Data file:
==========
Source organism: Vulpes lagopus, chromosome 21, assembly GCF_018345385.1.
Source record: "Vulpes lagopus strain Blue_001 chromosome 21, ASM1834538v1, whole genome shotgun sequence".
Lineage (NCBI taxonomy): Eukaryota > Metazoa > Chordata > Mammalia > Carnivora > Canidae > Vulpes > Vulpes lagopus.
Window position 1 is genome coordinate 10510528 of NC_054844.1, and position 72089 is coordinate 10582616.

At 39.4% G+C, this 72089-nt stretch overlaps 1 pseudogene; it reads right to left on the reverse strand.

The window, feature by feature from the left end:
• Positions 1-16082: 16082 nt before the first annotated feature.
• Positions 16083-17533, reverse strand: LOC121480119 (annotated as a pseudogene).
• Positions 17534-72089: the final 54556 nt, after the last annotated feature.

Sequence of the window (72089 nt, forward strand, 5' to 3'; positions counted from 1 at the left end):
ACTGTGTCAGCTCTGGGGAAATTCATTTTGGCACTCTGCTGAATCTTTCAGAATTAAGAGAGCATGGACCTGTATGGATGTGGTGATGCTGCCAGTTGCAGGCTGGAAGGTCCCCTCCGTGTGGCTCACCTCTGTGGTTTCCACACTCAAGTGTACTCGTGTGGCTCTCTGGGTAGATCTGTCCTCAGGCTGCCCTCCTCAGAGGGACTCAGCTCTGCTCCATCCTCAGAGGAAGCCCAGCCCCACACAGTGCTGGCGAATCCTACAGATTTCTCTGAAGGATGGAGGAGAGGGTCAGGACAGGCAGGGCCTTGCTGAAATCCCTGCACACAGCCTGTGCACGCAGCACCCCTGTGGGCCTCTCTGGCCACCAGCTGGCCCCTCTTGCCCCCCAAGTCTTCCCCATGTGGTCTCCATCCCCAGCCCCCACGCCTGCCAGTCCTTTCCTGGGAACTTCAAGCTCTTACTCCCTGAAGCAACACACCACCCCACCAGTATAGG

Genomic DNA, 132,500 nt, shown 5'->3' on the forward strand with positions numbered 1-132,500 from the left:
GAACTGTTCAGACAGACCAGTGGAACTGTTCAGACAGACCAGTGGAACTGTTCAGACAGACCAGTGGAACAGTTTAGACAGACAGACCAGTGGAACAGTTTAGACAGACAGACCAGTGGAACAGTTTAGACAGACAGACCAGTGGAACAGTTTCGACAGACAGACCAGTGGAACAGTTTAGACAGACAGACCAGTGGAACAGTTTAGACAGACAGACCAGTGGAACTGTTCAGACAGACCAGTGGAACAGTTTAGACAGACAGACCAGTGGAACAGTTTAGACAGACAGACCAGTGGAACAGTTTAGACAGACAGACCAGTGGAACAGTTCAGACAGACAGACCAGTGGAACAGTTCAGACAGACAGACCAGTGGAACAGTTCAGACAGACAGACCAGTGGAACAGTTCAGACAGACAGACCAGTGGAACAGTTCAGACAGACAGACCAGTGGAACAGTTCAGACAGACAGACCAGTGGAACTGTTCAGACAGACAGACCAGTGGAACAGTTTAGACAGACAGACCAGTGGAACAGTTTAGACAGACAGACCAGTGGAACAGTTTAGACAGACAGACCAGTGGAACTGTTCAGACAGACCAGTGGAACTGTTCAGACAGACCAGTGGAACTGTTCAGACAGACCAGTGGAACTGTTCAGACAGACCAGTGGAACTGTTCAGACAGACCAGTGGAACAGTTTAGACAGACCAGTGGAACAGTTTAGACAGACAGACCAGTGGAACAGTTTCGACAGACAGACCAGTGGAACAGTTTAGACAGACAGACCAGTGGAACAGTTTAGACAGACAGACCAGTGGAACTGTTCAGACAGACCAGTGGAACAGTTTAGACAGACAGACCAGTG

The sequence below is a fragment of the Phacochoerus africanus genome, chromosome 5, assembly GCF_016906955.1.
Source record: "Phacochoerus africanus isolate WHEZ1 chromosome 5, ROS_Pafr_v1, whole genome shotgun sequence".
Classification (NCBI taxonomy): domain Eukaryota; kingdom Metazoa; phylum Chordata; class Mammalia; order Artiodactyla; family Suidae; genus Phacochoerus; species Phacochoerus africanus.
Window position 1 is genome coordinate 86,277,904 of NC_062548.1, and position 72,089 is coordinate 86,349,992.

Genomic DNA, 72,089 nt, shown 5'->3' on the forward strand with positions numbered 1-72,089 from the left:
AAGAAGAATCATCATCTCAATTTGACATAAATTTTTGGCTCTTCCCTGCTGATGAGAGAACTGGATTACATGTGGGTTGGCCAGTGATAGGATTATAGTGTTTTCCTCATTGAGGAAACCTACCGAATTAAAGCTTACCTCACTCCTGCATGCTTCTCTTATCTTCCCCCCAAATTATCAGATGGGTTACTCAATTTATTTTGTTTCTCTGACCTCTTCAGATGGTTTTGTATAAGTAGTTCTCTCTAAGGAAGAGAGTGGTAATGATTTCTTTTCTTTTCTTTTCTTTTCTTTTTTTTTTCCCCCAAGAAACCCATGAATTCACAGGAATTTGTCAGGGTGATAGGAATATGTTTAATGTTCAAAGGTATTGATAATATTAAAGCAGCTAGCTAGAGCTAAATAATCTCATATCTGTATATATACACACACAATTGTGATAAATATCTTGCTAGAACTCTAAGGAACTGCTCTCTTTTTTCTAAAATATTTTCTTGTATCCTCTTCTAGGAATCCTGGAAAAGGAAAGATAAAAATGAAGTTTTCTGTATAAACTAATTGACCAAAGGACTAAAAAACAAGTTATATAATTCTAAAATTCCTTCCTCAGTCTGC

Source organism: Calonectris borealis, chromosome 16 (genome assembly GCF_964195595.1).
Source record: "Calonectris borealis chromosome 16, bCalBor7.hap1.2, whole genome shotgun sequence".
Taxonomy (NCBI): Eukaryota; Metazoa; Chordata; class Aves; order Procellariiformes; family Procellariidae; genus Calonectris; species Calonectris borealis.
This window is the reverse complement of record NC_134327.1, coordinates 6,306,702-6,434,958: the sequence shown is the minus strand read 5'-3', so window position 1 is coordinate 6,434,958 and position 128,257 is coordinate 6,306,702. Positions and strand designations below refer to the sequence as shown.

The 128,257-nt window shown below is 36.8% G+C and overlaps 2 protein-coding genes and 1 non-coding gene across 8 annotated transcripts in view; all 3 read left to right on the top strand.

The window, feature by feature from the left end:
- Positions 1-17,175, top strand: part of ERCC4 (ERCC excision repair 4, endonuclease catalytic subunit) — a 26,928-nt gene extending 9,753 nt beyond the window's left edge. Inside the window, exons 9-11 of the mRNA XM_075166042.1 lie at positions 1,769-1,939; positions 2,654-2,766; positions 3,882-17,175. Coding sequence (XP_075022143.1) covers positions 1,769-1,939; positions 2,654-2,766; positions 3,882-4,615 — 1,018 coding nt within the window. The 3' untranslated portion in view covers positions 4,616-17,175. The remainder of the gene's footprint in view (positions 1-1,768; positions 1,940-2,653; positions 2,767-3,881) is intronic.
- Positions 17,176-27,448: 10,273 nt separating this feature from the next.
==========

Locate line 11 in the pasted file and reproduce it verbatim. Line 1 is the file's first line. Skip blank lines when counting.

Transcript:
ACTGTGTCAGCTCTGGGGAAATTCATTTTGGCACTCTGCTGAATCTTTCAGAATTAAGAGAGCATGGACCTGTATGGATGTGGTGATGCTGCCAGTTGCAGGCTGGAAGGTCCCCTCCGTGTGGCTCACCTCTGTGGTTTCCACACTCAAGTGTACTCGTGTGGCTCTCTGGGTAGATCTGTCCTCAGGCTGCCCTCCTCAGAGGGACTCAGCTCTGCTCCATCCTCAGAGGAAGCCCAGCCCCACACAGTGCTGGCGAATCCTACAGATTTCTCTGAAGGATGGAGGAGAGGGTCAGGACAGGCAGGGCCTTGCTGAAATCCCTGCACACAGCCTGTGCACGCAGCACCCCTGTGGGCCTCTCTGGCCACCAGCTGGCCCCTCTTGCCCCCCAAGTCTTCCCCATGTGGTCTCCATCCCCAGCCCCCACGCCTGCCAGTCCTTTCCTGGGAACTTCAAGCTCTTACTCCCTGAAGCAACACACCACCCCACCAGTATAGG